Lockdown Stories

Life around the globe has been affected severely by the coronavirus. The economic impact of the pandemic and the lockdown is widely talked-about, however, there hasn’t been much coverage on issues that people are going through on an individual level. Here’s our take on sharing with you some personal issues and experiences as told by people of different age groups and personalities.

When asked about what she wants to do the most when the lockdown is over, 4th grader Sabrishti excitedly says she wants to go swimming or to the movies, “I want to watch a movie and have cheese popcorn!”. A little different from her younger sibling’s wishes, Samriddhi, an 8th grader says that she can’t wait to do a lot of outdoor activities and meet her cousins and friends.

Pictured: QFX Cinemas before the lockdown.

Samriddhi shares, “We had just finished our exams back then, so we felt like it was a vacation but enclosed within the walls of our home unable to go anywhere else, it was getting harder to pass our time as days went by”. The siblings spend the entirety of their morning in online classes and tend to their assignments during the afternoon. Talking about difficulties, they share that adapting to online classes was very difficult for them along with having to be home 24/7. “We used to engage in a lot of fun activities like swimming, cycling, badminton, hiking before the pandemic but the most we did during the lockdown was just art.”

Sabrishti enthusiastically shows us a picture as she reminisces the last time she went swimming.

While the difficulties faced by children may seem far less worrying at a glance, issues like a sudden schedule and lifestyle change, adapting to new things, etc. obviously take a toll on them. Not just children but people of all ages have had to face the new realities of a complete change in their lifestyle, from unemployment, working from home to not being able to physically see other friends and families.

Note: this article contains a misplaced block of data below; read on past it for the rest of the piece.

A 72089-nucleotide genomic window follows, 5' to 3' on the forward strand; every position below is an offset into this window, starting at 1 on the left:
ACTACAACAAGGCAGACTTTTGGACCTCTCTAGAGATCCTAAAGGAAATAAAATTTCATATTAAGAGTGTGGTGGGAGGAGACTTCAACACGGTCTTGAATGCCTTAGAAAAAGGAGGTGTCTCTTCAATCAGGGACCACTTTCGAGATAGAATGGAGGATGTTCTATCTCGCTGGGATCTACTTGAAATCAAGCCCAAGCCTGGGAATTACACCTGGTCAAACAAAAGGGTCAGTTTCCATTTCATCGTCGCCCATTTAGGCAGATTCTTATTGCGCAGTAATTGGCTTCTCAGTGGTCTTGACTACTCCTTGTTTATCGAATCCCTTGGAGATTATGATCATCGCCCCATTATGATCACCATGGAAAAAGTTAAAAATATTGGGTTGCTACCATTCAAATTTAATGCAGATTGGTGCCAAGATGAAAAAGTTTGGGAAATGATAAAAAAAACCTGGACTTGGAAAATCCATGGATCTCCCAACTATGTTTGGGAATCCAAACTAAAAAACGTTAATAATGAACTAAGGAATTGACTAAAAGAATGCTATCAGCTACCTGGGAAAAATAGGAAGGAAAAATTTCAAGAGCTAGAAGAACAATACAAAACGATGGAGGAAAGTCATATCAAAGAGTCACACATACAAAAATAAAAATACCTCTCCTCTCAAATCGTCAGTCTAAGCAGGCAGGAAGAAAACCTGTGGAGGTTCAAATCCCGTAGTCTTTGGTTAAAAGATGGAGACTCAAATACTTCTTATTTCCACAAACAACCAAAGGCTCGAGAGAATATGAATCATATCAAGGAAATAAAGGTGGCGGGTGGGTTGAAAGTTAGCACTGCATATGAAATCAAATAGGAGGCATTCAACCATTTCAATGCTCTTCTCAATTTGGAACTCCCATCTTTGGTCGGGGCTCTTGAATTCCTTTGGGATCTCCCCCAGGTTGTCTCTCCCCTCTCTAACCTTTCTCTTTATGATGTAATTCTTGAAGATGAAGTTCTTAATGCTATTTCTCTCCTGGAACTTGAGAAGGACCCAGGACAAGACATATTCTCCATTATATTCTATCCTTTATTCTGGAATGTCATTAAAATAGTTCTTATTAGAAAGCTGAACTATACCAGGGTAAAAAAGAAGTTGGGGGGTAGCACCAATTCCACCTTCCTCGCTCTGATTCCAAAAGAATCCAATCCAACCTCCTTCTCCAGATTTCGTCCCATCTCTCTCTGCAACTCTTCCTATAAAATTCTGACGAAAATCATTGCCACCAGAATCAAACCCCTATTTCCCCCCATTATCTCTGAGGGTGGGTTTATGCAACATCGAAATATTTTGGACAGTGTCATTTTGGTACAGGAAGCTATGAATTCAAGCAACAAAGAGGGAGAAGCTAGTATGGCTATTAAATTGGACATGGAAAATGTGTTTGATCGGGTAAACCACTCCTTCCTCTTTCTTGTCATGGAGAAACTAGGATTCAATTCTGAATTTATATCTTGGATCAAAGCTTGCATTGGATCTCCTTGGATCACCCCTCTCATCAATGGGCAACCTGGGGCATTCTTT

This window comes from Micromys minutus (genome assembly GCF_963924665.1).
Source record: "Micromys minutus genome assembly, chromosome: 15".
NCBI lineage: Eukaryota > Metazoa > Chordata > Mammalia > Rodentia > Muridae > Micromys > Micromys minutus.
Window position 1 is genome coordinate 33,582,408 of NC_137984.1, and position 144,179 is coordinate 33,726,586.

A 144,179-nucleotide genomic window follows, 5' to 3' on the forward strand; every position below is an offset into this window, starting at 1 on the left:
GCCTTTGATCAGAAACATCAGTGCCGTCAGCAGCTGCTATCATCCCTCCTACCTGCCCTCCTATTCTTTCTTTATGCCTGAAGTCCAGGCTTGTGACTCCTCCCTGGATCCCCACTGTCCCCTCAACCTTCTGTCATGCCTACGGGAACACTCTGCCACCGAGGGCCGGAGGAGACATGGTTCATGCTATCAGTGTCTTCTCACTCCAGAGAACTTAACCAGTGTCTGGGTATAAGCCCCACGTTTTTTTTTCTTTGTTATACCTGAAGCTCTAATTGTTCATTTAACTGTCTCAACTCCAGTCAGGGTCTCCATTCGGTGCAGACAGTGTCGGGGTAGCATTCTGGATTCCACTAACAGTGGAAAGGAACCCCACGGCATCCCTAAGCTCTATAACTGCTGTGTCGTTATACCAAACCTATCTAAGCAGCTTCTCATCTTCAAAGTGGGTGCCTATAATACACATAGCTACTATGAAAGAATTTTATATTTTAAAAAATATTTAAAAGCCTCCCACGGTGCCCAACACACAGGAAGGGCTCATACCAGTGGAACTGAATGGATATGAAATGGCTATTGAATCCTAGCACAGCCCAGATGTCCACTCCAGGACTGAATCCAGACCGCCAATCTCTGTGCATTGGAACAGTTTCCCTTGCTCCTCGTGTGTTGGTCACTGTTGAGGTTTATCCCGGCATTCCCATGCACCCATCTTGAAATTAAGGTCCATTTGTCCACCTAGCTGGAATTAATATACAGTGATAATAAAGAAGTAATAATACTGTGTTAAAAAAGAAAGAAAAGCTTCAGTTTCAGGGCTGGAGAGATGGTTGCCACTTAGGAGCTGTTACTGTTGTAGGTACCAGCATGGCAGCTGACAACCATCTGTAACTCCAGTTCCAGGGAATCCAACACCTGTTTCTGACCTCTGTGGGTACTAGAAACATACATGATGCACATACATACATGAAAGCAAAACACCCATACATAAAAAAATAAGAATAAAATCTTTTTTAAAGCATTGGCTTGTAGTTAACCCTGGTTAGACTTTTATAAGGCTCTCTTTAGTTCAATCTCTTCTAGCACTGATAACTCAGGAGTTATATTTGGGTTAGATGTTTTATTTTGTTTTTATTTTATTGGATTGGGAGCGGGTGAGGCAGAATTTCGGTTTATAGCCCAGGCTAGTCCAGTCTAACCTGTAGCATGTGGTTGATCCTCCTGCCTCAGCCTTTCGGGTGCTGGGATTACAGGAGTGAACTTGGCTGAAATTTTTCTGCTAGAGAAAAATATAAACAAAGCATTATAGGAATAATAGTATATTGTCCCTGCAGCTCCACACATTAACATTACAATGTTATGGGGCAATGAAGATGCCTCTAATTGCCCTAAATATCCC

Dixshya, a 12th-grade student expresses her greatest concern as the uncertainty of examinations. For months now, the students have been waiting for updates on their exams that were to take place in April. Under normal circumstances, the results would’ve already been published by August. The uncertainty has put the students on a constant edge, unable to fully relax and a lingering pressure to study all the time.

It is often assumed that the downsides of the pandemic are higher for older age groups, but it needs to be understood that regardless of age, the pandemic is causing emotional turmoil for everyone, from children to aged people.

On more personal difficulties caused by the pandemic, Aayushma, a bubbly teenager tells us, “I left for Narayangarh to visit my aunt, and two days later I found myself in a nationwide lockdown. It was my first overnight trip without my parents, and I was already nervous before I left. Initially, I tried to make the most out of my time outside the hustle and bustle of Patan, my hometown. But soon enough, as weeks turned into months, it started to dawn on me that there was no certainty to this, and it was getting serious. Even though my cousins and relatives were trying their best to make me feel at home, I was longing to go back, after all the comfort of one’s own home is incomparable to anywhere else. There was no way for me to get back, so many of my attempts at returning were sabotaged by several instances like increasing cases, not having access to transport passes, or roads getting disrupted by floods. I’d lost all hope and finally one morning, after six long months away from home, I set on my journey to return”.